Corruption in international adoption is a fact of life. How much corruption there is in any specific country is where there is room for debate. The reaction of the adoption community to statements about corruption tend to be “shoot the messenger” which doesn’t make sense. Yet I have seen it happen time after time. I recognise that it is the message no adoptive parent wants to hear that could taint “their” adoption. I cannot imagine the impact it would have on them, and the questions and concerns that would be swimming in their head and heavy in their heart, hoping against hope that their adoption was without corruption. That they don’t have to tell their child that the story was false and the real story is so much worse…
But why continue to “shoot the messenger” each time, and instead say “no more” and together stand up with other well-respected organizations and individuals like Ethica, PEAR, David Smolin, EJ Graff, and many others calling for changes across the board?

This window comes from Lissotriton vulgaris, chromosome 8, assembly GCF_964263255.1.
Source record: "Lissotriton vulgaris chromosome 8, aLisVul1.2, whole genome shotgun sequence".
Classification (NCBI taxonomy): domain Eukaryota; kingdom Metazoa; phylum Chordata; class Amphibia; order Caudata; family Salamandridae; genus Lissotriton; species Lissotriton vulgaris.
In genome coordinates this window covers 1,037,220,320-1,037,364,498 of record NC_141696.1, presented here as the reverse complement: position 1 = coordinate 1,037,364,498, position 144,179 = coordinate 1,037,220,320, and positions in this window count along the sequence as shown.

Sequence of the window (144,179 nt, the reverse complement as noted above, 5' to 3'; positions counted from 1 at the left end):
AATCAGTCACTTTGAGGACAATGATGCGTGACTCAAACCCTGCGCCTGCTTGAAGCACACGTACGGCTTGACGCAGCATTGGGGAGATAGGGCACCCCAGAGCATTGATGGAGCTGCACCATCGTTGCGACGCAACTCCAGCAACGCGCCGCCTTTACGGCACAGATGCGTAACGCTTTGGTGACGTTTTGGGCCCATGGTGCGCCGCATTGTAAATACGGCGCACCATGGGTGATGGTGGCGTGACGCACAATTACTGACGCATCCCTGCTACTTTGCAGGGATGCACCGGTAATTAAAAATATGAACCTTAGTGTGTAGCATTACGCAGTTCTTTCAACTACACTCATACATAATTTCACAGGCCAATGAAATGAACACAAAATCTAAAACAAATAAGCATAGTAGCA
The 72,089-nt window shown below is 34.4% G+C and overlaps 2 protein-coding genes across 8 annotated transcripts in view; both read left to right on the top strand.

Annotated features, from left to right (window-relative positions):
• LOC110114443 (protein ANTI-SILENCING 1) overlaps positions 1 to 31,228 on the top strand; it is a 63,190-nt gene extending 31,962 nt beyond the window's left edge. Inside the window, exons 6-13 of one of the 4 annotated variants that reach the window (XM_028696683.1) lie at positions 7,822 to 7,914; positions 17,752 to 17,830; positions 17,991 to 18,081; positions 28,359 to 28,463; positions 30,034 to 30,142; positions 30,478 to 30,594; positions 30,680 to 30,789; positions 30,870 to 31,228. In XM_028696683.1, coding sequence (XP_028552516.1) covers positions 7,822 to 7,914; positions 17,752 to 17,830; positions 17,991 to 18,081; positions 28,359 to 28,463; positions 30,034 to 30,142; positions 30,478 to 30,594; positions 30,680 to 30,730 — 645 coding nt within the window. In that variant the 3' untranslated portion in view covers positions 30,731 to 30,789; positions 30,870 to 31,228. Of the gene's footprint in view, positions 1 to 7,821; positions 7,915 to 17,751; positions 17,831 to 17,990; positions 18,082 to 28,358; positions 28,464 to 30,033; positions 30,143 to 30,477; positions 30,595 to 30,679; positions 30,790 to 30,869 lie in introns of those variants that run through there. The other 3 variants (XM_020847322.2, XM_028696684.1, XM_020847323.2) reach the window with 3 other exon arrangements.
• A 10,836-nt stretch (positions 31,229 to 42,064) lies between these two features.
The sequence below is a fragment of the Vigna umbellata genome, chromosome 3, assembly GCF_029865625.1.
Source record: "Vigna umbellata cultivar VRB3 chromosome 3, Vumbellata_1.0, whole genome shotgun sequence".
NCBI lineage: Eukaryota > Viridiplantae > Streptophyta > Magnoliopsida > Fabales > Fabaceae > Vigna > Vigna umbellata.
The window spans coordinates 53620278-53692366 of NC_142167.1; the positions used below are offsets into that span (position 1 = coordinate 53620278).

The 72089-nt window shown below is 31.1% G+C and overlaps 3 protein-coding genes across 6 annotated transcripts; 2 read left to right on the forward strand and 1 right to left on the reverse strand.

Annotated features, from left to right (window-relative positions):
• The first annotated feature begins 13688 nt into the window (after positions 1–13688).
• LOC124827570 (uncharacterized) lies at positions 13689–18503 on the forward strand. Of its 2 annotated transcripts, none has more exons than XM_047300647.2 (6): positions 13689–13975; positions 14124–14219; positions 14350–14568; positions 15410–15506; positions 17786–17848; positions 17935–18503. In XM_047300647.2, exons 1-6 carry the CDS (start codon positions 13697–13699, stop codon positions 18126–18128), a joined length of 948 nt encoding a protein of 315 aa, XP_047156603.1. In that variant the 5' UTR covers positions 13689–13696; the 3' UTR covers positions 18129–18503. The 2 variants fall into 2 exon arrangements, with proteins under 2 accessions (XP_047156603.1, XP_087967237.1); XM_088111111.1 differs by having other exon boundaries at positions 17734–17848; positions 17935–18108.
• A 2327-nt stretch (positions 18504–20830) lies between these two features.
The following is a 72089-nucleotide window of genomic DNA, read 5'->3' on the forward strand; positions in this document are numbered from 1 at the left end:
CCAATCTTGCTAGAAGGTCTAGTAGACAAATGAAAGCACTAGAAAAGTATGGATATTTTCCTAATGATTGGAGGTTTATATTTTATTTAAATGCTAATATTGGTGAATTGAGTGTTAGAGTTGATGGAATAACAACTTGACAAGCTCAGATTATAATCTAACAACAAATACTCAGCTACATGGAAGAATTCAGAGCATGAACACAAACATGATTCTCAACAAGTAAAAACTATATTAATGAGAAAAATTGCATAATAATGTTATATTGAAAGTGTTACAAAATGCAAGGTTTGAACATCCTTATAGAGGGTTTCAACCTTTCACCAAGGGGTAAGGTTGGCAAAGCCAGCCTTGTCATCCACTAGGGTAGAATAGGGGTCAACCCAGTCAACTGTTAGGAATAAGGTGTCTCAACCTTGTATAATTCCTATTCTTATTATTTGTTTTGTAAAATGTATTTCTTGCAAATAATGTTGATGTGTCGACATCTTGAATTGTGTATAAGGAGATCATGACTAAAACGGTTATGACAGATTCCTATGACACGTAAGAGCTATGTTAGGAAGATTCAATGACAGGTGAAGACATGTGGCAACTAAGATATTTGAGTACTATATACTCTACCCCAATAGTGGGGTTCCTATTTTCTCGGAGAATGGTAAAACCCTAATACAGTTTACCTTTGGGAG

Surely there are clear obvious solutions to be had that would drastically cut down on the corruption in adoption. Guaranteed there will be adjustments to any major change. But not doing anything – is not any child’s best interests.
Doing nothing guarantees corruption will continue.
Doing nothing guarantees more families on both side of the adoptee will be hurt.
Doing nothing guarantees the adoptee will have to live forever knowing their adoption was or could have been tainted.
Taking a stand puts you with those who actually give a damn about ensuring only children who have no other good option but international adoption, are adopted internationally.
Where are the petitions to your members of the house and senate demanding they stop pretending and put harsh penalties in place for those who turn a blind eye?
What is the adoption industry doing to combat the potential for corruption when they go into another marginalized country?
Until reform happens stories like the one below will continue to haunt and blacken international adoption and everyone associated with it. Why not expect better? Why not demand better?
By EJ Graff
Published in Slate August 9, 2011